The mother of a 17-year-old boy who died after drinking heavily says she has no resentment towards his older friend who supplied him alcohol.

West Coast teenager Mitchell Heward died after a party at Lake Kaniere on February 13. Partygoers had been drinking beer and spirits from a tube and funnel.

Brendan Perrin, 22, has pleaded guilty to supplying Heward with alcohol.

He will be sentenced in November and is seeking diversion. Heward's father, Ron, has written Perrin a letter of support.

"He was one of Mitchell's best friends," Heward's mother, Jan, said.


"He was swimming in the lake when it happened. We are not blaming him."

Ministry of Justice figures obtained by the Herald show in the past five years on average just 21 people a year have been convicted of supplying or selling alcohol to a minor.

The crime carriers a maximum penalty of a $2000 fine.

Jan said she wasn't convinced a harsher penalty was needed, but wanted more education around the dangers of alcohol.

Hokitika teenager Mitchell Heward died after a drinking binge on February 13, 2016. Photo / Facebook
Hokitika teenager Mitchell Heward died after a drinking binge on February 13, 2016. Photo / Facebook

"It needs to be drummed into teens that alcohol can kill you... Don't believe stupid things; peer pressure from other people saying it's going to be alright. Mitchell was a solid kid...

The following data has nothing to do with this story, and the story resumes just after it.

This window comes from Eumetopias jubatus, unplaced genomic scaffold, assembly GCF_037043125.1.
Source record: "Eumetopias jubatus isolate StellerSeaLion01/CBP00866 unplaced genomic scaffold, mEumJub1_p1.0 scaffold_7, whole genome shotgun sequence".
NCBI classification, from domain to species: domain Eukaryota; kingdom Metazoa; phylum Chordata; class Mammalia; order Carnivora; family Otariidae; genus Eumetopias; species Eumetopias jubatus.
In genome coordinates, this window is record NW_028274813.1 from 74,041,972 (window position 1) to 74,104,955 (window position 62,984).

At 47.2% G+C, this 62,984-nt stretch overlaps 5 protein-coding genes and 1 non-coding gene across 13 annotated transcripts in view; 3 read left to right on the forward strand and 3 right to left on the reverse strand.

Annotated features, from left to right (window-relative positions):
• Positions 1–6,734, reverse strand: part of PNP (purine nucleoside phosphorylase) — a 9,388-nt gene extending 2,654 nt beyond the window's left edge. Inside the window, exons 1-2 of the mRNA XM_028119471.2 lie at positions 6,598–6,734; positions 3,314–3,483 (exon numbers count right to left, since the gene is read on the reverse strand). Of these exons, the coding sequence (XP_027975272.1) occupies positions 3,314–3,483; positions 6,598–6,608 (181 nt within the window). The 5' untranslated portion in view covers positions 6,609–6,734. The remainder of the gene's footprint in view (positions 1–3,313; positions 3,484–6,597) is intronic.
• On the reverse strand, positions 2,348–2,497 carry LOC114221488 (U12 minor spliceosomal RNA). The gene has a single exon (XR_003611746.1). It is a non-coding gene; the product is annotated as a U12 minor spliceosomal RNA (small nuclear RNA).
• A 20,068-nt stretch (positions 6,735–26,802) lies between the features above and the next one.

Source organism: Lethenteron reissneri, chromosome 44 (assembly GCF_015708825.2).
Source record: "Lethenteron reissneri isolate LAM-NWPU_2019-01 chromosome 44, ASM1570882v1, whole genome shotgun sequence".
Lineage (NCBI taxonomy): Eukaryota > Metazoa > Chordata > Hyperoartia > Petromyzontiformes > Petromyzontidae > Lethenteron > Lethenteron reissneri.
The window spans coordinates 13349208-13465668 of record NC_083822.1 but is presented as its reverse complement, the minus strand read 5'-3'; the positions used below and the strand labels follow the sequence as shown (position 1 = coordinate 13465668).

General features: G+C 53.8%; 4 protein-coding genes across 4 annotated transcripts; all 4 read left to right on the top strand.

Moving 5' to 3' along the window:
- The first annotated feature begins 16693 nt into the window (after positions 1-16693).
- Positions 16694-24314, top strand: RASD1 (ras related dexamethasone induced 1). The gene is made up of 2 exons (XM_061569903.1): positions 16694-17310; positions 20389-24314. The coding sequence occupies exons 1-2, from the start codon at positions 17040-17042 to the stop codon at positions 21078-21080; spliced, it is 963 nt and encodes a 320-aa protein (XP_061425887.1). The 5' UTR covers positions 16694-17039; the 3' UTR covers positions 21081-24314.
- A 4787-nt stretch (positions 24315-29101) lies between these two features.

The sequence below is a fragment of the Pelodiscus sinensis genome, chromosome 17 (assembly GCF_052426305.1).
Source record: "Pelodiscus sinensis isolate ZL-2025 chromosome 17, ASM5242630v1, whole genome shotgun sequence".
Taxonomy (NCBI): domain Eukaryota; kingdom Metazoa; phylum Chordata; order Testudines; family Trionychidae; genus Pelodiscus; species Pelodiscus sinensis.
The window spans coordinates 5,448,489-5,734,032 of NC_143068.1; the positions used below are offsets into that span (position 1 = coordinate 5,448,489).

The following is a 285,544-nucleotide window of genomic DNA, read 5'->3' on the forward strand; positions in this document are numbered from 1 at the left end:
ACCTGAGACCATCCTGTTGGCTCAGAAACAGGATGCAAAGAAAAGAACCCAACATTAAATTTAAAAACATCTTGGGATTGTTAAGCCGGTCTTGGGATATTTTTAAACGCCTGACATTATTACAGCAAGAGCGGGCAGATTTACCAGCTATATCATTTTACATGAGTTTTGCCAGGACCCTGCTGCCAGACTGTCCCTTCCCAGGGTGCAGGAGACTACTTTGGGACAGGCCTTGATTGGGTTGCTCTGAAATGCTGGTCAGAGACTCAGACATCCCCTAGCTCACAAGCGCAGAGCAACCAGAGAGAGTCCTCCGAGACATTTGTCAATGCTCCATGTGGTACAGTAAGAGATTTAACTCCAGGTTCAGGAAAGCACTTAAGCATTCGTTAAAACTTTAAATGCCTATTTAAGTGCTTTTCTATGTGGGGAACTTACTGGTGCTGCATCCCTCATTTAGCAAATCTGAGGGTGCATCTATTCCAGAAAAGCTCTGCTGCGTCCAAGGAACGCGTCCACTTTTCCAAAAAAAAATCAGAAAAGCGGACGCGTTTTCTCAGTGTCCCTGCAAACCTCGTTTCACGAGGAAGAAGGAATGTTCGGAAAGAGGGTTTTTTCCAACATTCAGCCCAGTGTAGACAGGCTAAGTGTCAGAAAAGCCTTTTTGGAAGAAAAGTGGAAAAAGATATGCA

"Nothing is going to bring him back."

Her son wasn't a drinker and alcohol had never been an issue in their family, she said.

"He was a really good kid. He had focus and was saving really really hard. He had bought himself a car and had a motorbike, had furnished his home and he and his friend were planning to buy a farm together and go overseas.

"He was going places... I don't know if you ever get over it."

Alcohol Healthwatch director Rebecca Williams was also unsure there should be a harsher penalty for supply to minors.

"It very very rarely gets picked up and acted on. If we're going to take it seriously, we need to firstly look at the wider culture..

"Drinking alcohol is so normal in New Zealand... Why would we expect young people to have a different expectation of consuming?"

Data recently released by the Health Promotion Agency found more than half of 15 to 17 year olds consumed alcohol at a "risky level".

"Education is an element that we need to include as a supportive tool but works best is the state taking action on creating an environment that promotes healthy choices," Williams said.

"We've seen it play out with tobacco to positive effect - don't see advertising for tobacco anywhere, don't even see it back of dairies now, it's locked away. That sends a really strong signal that tobacco use is not appropriate in our society.

"I'm not saying alcohol is inappropriate in that same sense but more needs to be done to address the culture of harmful drinking.

"More needs to be done to honour families... Each death is a family, a community that is grieving."

In the Greymouth District Court last month, Perrin was remanded to November 22 for diversion to be considered.

A second man, who was jointly charged, is to reappear in court later this month.

Jan said there wouild always be questions. There were others with her son who poured alcohol down a funnel into her son's throat.

"I know their names now but I don't know them. They were gatecrashers at the party. They stole the alcohol and they fed it to my son. It does my head in."